Included in the programme is an introduction to research skills. You also have the opportunity to study an advanced subject in software engineering such as formal aspects or real-time and embedded systems. An investigative research project with a limited innovative element will constitute your main body of work.
The programme can be completed in one or two years of full-time study, or from 18 to 36 months of part-time study.
You should enjoy enhanced career prospects as a software development manager,systems manager or advanced software product designer.
In common with taught MSc courses the total course is valued at 180 credits at Masters (M)-level, this being made up of M-level taught modules and a project, with a single M-level module valued at 12 credits and based on a notional 96 hours of student effort, which includes class contact, private study and assessment. The class contact time is normally 30 hours, which for those attending in the evenings is equivalent to one evening a week over a ten week term.
The minimum period of full-time registration is 12 months, maximum 24 months; for part-time students the periods are 18 months and 36 months, respectively.
For the MSc by Research in Software Engineering the course structure adopted consists of three components:
1. A 12 credits M-level core study skills module. This module consists of five units:
* Information Search and Retrieval
* Project Management
* Research Roles and Principles
* Legislation: Intellectual Property and Health and Safefy
* Presentation Skills
2. The equivalent of two 12 credits M-level modules selected from the following modules, available on the taught Masters degree programme:
* Project Management (12 credits)
* Software Design (12 credits)
* Formal Methods for Software Engineering (24 credits)
* Real-time and Embedded Systems (24 credits)
* Software Implementation and Data Structures (12 credits)
* or any other M-level module as agreed by the Director of Studies
3. A research project. Normally this will be rated at 144 credits at M-level. The nature of the project is different from an MPhil and PhD project in that it will be primarily of an investigative or scholarly nature, with possibly limited innovative elements. It is expected to be more extensive and show greater depths of originality and insight than the dissertation for a taught Masters degree.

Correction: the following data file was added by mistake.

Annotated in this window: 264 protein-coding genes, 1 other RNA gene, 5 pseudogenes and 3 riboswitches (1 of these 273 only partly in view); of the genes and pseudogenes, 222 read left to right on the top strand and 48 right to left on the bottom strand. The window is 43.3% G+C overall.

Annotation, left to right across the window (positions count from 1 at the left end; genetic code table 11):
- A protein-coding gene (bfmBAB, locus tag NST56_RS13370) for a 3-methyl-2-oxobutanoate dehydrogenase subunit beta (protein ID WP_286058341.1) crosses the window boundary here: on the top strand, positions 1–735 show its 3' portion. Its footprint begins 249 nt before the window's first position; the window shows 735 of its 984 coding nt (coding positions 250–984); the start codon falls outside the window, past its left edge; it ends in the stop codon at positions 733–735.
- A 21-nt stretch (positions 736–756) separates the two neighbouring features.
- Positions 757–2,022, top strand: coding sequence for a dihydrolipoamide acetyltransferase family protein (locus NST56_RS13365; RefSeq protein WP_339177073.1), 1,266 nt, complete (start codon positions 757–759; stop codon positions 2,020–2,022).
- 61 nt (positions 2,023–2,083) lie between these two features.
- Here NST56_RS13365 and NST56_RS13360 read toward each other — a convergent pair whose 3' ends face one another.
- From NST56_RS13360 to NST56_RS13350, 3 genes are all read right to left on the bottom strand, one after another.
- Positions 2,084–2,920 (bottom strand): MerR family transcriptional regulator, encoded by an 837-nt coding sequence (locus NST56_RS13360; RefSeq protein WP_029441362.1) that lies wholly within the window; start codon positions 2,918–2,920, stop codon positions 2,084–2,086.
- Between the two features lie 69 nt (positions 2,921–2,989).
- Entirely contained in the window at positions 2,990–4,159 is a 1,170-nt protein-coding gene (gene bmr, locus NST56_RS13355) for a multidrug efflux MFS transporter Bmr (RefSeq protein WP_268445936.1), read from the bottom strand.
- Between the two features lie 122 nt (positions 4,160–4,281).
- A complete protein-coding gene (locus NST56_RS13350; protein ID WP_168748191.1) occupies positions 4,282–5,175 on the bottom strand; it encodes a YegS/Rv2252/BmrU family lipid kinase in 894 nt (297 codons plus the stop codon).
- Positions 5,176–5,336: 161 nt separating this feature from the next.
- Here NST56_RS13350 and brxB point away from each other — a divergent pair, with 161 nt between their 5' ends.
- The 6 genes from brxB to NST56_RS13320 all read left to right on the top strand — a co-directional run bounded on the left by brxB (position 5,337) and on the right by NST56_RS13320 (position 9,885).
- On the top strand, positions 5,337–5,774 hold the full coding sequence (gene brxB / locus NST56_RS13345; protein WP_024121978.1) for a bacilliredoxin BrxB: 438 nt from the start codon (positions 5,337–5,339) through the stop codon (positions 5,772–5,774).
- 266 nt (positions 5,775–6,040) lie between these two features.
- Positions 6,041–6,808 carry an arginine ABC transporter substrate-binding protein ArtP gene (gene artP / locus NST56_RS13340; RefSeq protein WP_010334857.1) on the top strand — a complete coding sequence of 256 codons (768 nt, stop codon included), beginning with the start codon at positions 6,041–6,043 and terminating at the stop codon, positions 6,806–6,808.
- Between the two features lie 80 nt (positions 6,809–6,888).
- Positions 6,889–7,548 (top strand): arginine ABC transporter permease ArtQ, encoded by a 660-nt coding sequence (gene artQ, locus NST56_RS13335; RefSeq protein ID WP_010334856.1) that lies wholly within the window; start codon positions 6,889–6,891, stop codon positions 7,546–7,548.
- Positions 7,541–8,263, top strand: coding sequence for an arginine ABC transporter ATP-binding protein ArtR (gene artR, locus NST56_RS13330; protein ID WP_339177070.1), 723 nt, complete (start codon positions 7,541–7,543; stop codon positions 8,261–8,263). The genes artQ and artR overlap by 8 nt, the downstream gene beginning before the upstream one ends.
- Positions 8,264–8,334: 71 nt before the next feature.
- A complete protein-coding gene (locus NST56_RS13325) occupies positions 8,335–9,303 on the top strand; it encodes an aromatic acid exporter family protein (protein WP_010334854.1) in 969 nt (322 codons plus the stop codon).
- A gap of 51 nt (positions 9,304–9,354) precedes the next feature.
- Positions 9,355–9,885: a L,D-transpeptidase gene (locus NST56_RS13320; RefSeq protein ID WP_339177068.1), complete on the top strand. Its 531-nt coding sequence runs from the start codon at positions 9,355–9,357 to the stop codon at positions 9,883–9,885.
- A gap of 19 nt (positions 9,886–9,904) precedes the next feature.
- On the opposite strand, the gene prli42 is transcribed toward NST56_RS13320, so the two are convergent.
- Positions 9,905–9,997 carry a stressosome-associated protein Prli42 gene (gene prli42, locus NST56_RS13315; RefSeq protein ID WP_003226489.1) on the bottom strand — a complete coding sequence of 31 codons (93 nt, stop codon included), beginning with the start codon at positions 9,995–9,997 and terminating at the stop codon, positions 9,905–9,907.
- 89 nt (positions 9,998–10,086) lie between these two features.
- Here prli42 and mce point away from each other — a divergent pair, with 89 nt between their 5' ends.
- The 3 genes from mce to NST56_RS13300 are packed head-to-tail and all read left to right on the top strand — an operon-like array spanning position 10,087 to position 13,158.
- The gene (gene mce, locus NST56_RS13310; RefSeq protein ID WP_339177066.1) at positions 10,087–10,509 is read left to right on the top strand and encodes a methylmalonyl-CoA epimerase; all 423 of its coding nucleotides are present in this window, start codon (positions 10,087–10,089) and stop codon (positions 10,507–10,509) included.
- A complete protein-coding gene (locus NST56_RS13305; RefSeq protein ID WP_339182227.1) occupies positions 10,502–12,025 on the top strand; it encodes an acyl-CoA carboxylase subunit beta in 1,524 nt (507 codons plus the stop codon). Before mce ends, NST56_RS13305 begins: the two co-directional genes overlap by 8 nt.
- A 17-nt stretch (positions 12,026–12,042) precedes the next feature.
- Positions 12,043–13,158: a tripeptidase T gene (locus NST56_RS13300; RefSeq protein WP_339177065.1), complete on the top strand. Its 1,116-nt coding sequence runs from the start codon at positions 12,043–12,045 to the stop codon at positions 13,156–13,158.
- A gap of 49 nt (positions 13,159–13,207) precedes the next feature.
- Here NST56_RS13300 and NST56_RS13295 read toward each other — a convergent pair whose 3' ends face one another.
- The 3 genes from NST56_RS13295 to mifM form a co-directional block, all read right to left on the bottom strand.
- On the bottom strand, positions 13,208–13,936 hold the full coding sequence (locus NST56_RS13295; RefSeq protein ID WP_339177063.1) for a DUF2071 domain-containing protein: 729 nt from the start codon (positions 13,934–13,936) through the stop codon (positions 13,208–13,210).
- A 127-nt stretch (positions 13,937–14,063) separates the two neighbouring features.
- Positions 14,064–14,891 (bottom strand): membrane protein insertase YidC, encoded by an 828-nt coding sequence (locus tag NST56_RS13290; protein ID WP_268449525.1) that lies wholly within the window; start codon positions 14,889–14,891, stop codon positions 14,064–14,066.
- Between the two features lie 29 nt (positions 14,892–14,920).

The project will normally be formulated, including specification of objectives, in consultation between the student and the nominated Director of Studies. Where the project is able to be pursued (wholly or partially) within an industrial organisation then, where appropriate, a representative of that organisation should be involved in the formulation of the project.
On completion of the project you will present a written report (thesis) and defend the same at an oral examination (viva voce). The thesis should demonstrate your knowledge and understanding of the subject and should satisfy the agreed objectives.
Students registered on the course will be attached to one of the School's research groups. In the computing area there are three groups: Distributed Systems and Modelling, Biomedical Computing and Industrial Computing (part of the Control Theory and Applications Centre). Supervision will be provided by staff associated with the research groups; all of whom have an established research record and supervisory experience at postgraduate level.
There will be either one or two supervisors for each research project. One will be identified as the Director of Studies, with the specific responsibility to ensure that the student receives proper guidance and support. Where the project is linked to an external organisation (eg work based) use of a second supervisor from that organisation will be encouraged.
Areas of Research
The work of the Distributed Systems and Modelling research group is mainly concerned with new modelling approaches for enterprise information systems. The Biomedical Computing research group focuses on the development and application of computer methods for the analysis, interpretation, prediction and design of biological, clinical and health-related investigations. The Industrial Computing research group is interested in the design and development of systems for industry and in particular the ares of concurrency, formal methods, heuristics, neural networks, genetic algorithms and real-time systems development. Many of the projects within the groups are carried out in collaboration with industrial and commercial organisations.